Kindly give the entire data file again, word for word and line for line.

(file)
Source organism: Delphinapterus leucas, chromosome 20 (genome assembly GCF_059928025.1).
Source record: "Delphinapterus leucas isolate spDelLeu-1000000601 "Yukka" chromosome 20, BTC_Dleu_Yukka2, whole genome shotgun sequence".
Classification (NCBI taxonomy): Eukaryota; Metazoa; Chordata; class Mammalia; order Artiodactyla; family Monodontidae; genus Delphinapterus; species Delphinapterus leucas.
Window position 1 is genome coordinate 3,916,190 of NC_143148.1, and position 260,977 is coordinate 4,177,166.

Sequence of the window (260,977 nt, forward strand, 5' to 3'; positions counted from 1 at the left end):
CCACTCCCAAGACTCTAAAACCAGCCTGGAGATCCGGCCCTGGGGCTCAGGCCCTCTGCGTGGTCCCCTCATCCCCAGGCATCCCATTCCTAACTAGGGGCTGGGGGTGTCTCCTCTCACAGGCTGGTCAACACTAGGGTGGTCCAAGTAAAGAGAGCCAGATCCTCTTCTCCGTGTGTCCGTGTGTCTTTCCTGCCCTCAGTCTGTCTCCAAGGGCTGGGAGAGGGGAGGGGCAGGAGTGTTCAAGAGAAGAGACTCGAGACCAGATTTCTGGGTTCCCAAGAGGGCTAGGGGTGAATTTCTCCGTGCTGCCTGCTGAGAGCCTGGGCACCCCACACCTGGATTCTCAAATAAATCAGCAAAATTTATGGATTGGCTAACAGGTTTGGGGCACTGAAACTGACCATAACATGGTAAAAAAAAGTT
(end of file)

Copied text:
Source organism: Delphinapterus leucas, chromosome 20 (genome assembly GCF_059928025.1).
Source record: "Delphinapterus leucas isolate spDelLeu-1000000601 "Yukka" chromosome 20, BTC_Dleu_Yukka2, whole genome shotgun sequence".
Classification (NCBI taxonomy): Eukaryota; Metazoa; Chordata; class Mammalia; order Artiodactyla; family Monodontidae; genus Delphinapterus; species Delphinapterus leucas.
Window position 1 is genome coordinate 3,916,190 of NC_143148.1, and position 260,977 is coordinate 4,177,166.

Sequence of the window (260,977 nt, forward strand, 5' to 3'; positions counted from 1 at the left end):
CCACTCCCAAGACTCTAAAACCAGCCTGGAGATCCGGCCCTGGGGCTCAGGCCCTCTGCGTGGTCCCCTCATCCCCAGGCATCCCATTCCTAACTAGGGGCTGGGGGTGTCTCCTCTCACAGGCTGGTCAACACTAGGGTGGTCCAAGTAAAGAGAGCCAGATCCTCTTCTCCGTGTGTCCGTGTGTCTTTCCTGCCCTCAGTCTGTCTCCAAGGGCTGGGAGAGGGGAGGGGCAGGAGTGTTCAAGAGAAGAGACTCGAGACCAGATTTCTGGGTTCCCAAGAGGGCTAGGGGTGAATTTCTCCGTGCTGCCTGCTGAGAGCCTGGGCACCCCACACCTGGATTCTCAAATAAATCAGCAAAATTTATGGATTGGCTAACAGGTTTGGGGCACTGAAACTGACCATAACATGGTAAAAAAAAGTT